The Myth of “Certified Pre-Owned” Cars & WarrantiesPosted November 10, 2016
If you are thinking of purchasing a pre-owned car, it is absolutely essential that you know what the “Certified Pre-Owned” (CPO) designation means first, as many people buy CPO cars only to find out that the cars have many problems, which consumers are shocked were not discovered during the CPO inspection.
Many have termed the CPO program as basically being a way for manufacturers to help sell more used cars for more money. While these cars are inspected, the label is, arguably misleading, as the dealership performs the inspection, but it’s unclear what, exactly, this entails.
General Motors describes its “CPO benefits package” as including an “extended Powertrain Limited Warranty” for six years or 100,000 miles and the “exclusive CPO Scheduled Maintenance Program,” which includes two maintenance visits.
Noticeably, nothing in this advertisement comes with any “guarantee” or “warranty”; meaning you have no recourse when it comes to any oversights, including those that occur during the inspection process. If the technician misses anything during this process, there are no repercussions for them (and thus no incentive to ensure that the car is truly in good working condition).
If you read the relevant CPO guidelines for your car, you will typically find that the guidelines mention a warranty from the manufacturer. This makes it very important to take a close look at that warranty and whether/how it is legally enforceable. In other words, if something is not specifically covered by the original factory warranty, it isn’t covered at all, no matter how negligent the inspection process was.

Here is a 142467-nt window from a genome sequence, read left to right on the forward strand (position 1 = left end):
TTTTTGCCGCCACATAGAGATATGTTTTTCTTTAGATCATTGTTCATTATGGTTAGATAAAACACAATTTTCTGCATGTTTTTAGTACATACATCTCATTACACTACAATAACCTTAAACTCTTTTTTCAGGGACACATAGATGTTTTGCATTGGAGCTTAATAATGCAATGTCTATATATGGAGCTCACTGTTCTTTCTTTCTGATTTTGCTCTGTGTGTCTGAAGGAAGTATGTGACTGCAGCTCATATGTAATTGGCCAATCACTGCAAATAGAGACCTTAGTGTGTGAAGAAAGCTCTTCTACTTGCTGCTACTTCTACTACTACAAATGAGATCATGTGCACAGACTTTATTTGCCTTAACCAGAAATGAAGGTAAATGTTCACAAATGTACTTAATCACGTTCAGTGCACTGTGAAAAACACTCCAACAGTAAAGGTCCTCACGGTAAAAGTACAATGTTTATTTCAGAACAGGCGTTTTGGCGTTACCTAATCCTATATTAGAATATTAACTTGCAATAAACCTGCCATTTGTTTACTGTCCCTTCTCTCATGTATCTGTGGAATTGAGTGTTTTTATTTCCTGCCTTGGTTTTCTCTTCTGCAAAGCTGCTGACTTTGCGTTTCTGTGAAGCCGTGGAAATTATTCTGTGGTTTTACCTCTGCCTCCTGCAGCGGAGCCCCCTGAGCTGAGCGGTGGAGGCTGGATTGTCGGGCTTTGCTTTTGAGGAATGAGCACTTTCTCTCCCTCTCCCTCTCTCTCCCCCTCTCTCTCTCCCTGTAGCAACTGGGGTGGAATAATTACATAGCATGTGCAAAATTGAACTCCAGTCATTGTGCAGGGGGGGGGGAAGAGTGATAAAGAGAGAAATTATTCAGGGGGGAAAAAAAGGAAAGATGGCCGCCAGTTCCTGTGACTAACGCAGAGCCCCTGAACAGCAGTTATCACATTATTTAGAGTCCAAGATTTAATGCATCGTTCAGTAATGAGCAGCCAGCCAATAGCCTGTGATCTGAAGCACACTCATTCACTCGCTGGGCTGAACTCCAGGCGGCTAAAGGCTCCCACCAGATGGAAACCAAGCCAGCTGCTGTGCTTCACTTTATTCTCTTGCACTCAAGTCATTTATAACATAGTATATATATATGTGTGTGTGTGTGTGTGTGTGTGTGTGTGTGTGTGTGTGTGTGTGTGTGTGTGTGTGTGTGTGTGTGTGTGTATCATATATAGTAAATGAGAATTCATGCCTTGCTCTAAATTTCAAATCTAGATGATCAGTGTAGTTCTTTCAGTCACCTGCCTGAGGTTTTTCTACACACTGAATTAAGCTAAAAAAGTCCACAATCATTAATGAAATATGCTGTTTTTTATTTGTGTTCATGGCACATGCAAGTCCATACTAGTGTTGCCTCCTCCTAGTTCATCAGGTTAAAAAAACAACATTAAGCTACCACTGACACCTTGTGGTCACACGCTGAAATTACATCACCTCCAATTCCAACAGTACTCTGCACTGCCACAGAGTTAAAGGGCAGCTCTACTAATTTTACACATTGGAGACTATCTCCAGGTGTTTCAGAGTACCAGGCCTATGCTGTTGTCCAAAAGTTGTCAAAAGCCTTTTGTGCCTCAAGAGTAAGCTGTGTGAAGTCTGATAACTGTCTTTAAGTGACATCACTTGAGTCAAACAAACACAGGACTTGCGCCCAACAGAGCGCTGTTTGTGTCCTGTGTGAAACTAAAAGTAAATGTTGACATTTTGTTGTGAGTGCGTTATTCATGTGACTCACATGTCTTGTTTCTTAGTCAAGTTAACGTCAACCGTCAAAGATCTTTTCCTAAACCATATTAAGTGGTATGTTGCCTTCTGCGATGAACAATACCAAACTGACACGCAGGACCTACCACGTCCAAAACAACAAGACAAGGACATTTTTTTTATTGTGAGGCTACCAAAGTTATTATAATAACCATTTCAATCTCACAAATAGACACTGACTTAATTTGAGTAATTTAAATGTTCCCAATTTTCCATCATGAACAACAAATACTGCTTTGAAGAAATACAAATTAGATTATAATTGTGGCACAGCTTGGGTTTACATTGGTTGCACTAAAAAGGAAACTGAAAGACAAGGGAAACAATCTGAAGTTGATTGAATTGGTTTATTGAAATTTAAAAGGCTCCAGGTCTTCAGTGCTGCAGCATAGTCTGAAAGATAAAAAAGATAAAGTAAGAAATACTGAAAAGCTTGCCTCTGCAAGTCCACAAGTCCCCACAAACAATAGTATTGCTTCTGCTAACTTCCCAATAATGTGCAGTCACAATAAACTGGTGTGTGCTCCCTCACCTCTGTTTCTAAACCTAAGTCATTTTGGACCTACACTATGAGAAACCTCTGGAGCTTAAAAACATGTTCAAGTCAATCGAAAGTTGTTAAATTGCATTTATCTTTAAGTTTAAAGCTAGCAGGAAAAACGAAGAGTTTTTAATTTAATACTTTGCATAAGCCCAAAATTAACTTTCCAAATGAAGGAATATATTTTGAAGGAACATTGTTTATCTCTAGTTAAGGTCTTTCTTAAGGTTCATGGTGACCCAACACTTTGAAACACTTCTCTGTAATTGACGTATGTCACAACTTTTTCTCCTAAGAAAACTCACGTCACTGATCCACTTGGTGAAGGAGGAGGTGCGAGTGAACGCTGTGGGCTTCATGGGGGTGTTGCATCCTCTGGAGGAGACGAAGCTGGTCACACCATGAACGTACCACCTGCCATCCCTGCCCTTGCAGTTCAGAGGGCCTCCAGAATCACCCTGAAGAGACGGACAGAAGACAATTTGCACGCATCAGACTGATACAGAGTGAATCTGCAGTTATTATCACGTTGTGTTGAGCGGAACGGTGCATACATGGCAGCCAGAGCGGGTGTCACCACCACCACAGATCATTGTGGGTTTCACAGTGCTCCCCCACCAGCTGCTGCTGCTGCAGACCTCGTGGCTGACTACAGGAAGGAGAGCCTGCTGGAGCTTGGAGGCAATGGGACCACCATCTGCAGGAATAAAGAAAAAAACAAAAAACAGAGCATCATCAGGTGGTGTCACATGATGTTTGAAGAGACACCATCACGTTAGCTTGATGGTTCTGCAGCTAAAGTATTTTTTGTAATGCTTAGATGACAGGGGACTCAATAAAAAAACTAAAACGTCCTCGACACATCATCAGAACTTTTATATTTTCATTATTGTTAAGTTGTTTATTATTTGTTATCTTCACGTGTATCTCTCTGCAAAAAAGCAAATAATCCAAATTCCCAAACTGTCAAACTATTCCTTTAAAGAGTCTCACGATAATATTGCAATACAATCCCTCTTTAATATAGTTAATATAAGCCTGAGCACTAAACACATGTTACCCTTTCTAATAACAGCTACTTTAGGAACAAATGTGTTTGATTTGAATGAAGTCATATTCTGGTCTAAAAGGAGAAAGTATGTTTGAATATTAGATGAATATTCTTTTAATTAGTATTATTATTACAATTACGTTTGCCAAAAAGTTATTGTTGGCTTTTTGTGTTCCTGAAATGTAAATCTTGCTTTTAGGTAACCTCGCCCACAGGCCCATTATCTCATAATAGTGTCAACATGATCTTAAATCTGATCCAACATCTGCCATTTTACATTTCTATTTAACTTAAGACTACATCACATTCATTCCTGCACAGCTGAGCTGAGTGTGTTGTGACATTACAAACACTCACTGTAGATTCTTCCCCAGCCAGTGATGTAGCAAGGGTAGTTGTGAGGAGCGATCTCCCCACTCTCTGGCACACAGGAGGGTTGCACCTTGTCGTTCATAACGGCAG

Civil lawsuits have been brought against both dealerships and manufacturers for selling certified pre-owned cars with damage. Typically, these lawsuits tend to be successful when they are very specific (false) promises made by the dealership and/or manufacturer, such as the vehicle being represented as specifically never being involved in an accident.
How to Protect Yourself
There have been numerous reports from dealership salespeople who describe late model cars being traded in and pushed for sale as CPO cars without much of anything being done other than, perhaps, a car wash. As a result, the experts suggest treating a CPO car the same way that you would a used car: have it independently inspected (i.e. not by the dealership) and take it for a test drive. Do not rely on supposed “multi-point inspection” systems. Also, make sure you do not sign an arbitration clause indicating that you waive specific claims against the dealer.
Oklahoma City Car Dealer Fraud Attorneys
When you’re considering the purchase of a new or used car, it is crucial that you do the research first. By doing so, you will possibly avoid purchasing a car that could cost you thousands in repairs.
If you have purchased a car and are now experiencing difficulties that indicate fraudulent conduct was involved, schedule a free consultation with the attorneys at The Bennett Law Firm right away.